Sustainability and sustainable development are two very commonly used terms nowadays, up to a point that they have become somewhat of a buzzword. But what does it actually mean when something is sustainable, and what is sustainable development exactly?
Sustainability is a broad concept, however, it can be simply put as the ability to meet the needs of the present without compromising the ability of future generations to meet their own needs. Sustainable development is a sum of actions, decisions and innovations towards the improvement of the quality of human life within the capacity of our supporting ecosystems.
Being objective about the needs of future generation sounds a bit like looking into a magic ball, still there are many ways of measuring sustainability which offer a reasonable insight into those needs.
When Did It All Begin?
The first event that may have already started altering the natural composition of our environment was the discovery and use of fire which led to a shift from the agricultural societies of that time. However, human actions since the industrial revolution have been the main driver of the rapid environmental changes at global levels. Industrial revolution tapped into the vast growth potential of the fossil-fuel energy and in the late 20th century, the scale of environmental problems became global. Various environmental movements pointed out that the material benefits that were enjoyed in that time were associated with great environmental costs – the idea of sustainability was born. Everything culminated with the 1973 and 1979 energy crises that showed to which extent the society had become dependent on non-renewable energy sources. From then on, into the 21st century, awareness was being raised about many humanity-induced threats (extensive deforestation, fossil-fuels burning, major changes in land and sea use, chemical pollution etc.) with sustainability as the only right answer and the alternative being a decline into a downward spiral.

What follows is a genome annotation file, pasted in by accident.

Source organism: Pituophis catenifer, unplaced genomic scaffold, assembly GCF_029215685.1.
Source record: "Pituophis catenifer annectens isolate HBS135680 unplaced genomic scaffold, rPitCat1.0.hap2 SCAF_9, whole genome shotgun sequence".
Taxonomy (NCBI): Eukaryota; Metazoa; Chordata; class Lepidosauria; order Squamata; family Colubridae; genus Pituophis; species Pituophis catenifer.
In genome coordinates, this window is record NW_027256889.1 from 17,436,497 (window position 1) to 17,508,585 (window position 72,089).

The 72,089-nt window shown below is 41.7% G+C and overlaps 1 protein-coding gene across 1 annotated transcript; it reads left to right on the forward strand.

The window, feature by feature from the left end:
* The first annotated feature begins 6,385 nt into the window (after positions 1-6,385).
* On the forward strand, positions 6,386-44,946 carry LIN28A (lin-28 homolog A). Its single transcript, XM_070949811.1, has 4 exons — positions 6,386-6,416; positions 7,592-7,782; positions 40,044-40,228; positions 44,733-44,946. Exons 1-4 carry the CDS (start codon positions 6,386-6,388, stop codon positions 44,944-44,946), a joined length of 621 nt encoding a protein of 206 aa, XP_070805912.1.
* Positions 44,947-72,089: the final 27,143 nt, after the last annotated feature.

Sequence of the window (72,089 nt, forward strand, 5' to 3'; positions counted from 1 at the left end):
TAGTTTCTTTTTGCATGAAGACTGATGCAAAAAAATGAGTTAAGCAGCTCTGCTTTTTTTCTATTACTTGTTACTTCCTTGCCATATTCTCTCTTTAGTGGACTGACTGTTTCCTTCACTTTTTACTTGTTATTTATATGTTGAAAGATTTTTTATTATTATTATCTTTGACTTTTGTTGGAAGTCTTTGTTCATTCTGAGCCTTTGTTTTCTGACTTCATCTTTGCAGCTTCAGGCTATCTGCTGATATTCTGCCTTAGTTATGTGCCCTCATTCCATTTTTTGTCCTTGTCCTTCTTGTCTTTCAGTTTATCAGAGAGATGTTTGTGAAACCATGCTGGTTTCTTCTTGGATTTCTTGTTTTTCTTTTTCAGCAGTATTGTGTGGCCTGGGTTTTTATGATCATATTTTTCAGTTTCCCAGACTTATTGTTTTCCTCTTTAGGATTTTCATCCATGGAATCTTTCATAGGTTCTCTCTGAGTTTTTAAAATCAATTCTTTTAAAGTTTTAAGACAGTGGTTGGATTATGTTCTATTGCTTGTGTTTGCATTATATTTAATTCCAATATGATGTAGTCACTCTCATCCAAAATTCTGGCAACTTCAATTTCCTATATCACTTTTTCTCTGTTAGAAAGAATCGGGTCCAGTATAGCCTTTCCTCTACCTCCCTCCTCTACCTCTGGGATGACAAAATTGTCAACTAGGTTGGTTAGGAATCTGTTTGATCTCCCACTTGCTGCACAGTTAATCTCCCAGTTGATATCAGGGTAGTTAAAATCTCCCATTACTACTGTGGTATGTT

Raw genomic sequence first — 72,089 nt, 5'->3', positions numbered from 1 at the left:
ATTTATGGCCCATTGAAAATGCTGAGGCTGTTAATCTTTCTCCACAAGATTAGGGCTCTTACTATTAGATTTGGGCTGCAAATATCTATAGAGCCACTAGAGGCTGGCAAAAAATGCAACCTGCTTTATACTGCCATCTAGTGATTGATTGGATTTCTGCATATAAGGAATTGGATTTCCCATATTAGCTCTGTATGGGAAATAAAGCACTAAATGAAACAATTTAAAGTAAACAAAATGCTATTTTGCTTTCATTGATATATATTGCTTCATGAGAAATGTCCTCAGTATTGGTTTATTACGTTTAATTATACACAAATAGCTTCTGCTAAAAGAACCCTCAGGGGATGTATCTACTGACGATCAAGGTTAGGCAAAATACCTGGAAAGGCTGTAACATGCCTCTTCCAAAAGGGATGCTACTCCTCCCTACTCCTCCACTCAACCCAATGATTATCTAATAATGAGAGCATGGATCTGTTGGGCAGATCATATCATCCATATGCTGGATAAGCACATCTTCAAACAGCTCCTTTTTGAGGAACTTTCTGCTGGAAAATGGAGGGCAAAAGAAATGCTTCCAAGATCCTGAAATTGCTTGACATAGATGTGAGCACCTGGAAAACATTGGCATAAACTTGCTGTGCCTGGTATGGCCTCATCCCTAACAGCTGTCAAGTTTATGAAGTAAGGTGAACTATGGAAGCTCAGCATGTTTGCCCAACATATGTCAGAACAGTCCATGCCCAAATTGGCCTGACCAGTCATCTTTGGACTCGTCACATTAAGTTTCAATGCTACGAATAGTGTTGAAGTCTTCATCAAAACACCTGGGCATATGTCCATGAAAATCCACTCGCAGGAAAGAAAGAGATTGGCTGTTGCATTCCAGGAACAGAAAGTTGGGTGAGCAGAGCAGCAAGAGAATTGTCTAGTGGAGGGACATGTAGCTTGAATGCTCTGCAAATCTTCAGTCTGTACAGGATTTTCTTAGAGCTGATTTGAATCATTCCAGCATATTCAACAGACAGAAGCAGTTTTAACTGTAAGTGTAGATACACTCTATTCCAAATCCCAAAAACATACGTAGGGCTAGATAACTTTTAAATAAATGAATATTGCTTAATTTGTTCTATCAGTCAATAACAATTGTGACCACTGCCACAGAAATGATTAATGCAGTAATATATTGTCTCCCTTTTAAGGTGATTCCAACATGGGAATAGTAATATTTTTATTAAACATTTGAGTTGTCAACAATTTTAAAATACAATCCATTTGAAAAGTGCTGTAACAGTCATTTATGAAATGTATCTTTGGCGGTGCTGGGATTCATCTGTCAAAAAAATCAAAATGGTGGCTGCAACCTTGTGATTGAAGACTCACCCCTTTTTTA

One of the first upsides about sustainability and sustainable development was that it encouraged people to think long-term and not just short-term effects of their actions, technologies and businesses. For example, a factory allowing its polluted water to run into a nearby body of water, therefore cutting its costs in short-term and causing significant environmental damage in the long-term, may have thought of making a considerable investment in a water purification or disposal system which could greatly lower the damage to the environment.
Raising awareness about sustainable development gave an opportunity to people to stand out by their engagement and ideas but also opened the door to selling points in marketing. The idea of sustainability soon became so appealing that it integrated into every area, from marketing to politics. Businesses putting the “Sustainable” stamp even though sustainability is far off from being integrated into the business’ DNA, gaining the status merely by introducing minor changes to their waste management policies or cutting their carbon footprint for a small percentage. This leads sustainability down the road of going from an idea of great importance and magnitude into a buzzword, a hype.
Nevertheless, a positive aspect of raising awareness is that once it has been done, it gets people engaged and subsequently enters the back of their mind, so they cannot live on with their lives like nothing ever happened.